7 Foundational Principles Of Tried-and-True Discipline

 

As you stroll through your grocery store; you often have the chance to choose between generic and name brand items.  Most of the time the ingredients are similar, it’s just the packaging that’s different.

Well, after almost two decades of reading, reviewing and analyzing numerous books on parenting, I can tell you with confidence that although the titles and packaging are different, the ingredients are often the same.  So I’ve done some comparison shopping for you.  I’ve looked beyond the packaging and sorted through the ingredients of various books and publications, as well as my own “ingredients,” to bring you these 7 proven, tried-and-true principles of discipline.

1. Unified Discipline

You need to agree on how you will discipline your children—ahead of time.  If a new situation arises, talk privately first and come to agreement—before you approach your children.  Show your kids you’re unified, it’s easier for you, and much better for them.

2. Uniform Discipline

If you have more than one child, be sure to apply these principles of discipline across the board.  Don’t show favoritism.  Of course, each child is unique, and must be uniquely disciplined, but these general principles should still apply to all children.

3. Consistent Discipline

What’s the hardest thing about disciplining your kids?  If you’re like most parents it’s consistency.  You can read all the books in the world and have dozens of great ideas, but if you’re not consistent they won’t work.  I’ll admit it, being consistent is tough.  Sometimes it’s easier to just let the kids get away with something rather than sticking to your plan.  Consistency pays off in the long run.  It helps our children to know what to expect.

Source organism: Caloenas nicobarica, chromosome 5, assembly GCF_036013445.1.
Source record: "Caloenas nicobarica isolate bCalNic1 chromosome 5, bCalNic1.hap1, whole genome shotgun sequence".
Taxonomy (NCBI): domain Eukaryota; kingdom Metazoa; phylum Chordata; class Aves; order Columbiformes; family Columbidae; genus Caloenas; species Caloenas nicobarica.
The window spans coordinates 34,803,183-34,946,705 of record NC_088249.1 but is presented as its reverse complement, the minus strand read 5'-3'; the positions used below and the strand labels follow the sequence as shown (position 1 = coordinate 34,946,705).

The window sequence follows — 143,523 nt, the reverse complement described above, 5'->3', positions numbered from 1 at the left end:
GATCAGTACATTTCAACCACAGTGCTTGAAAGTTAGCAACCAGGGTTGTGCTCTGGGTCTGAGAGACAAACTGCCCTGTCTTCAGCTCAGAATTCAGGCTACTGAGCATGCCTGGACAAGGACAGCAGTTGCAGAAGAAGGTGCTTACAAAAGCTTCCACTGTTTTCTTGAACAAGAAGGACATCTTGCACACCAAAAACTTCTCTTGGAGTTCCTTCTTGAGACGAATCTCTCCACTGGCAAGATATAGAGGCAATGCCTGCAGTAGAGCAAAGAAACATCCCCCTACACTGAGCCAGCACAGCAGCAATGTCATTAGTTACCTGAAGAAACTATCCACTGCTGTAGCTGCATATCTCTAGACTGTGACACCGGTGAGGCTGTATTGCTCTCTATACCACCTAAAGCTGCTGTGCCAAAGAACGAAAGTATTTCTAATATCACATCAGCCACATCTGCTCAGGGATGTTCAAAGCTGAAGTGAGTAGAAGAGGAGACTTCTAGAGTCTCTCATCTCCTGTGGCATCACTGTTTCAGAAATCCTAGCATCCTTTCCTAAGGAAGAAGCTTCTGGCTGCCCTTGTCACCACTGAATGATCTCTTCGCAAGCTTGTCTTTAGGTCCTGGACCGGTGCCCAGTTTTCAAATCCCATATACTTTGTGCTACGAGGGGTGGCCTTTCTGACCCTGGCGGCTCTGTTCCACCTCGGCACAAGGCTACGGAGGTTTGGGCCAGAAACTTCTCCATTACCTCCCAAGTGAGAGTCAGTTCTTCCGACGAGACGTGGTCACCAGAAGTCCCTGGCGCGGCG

4. Firm Discipline

Some parents think that the only way to get children to obey is to be harsh with angry words or a raised voice.  But children respond better to a firm authoritative tone.

5. Private Discipline

Never discipline in public.  Nothing is more humiliating and degrading to a child than disciplining them in the grocery store, at the pool, at school or other public places.  If your child misbehaves in public, let them know that they will be disciplined when they get home. Then, be sure to follow through.

6. Non-negotiable Discipline

Don’t negotiate consequences.  Establish clear, non-negotiable consequences for misbehavior—then stick to them.

7. Positive Discipline

Disciplining should never involve personal attacks.  Never call your children names or label them “stupid,” “lazy,” or “mean.”  Don’t say things like, “How could you do something so dumb?”  “Why can’t you ever behave?”  Never compare them to their siblings or to other children. Remember, the ultimate goal of discipline is a positive one—to make disciples.

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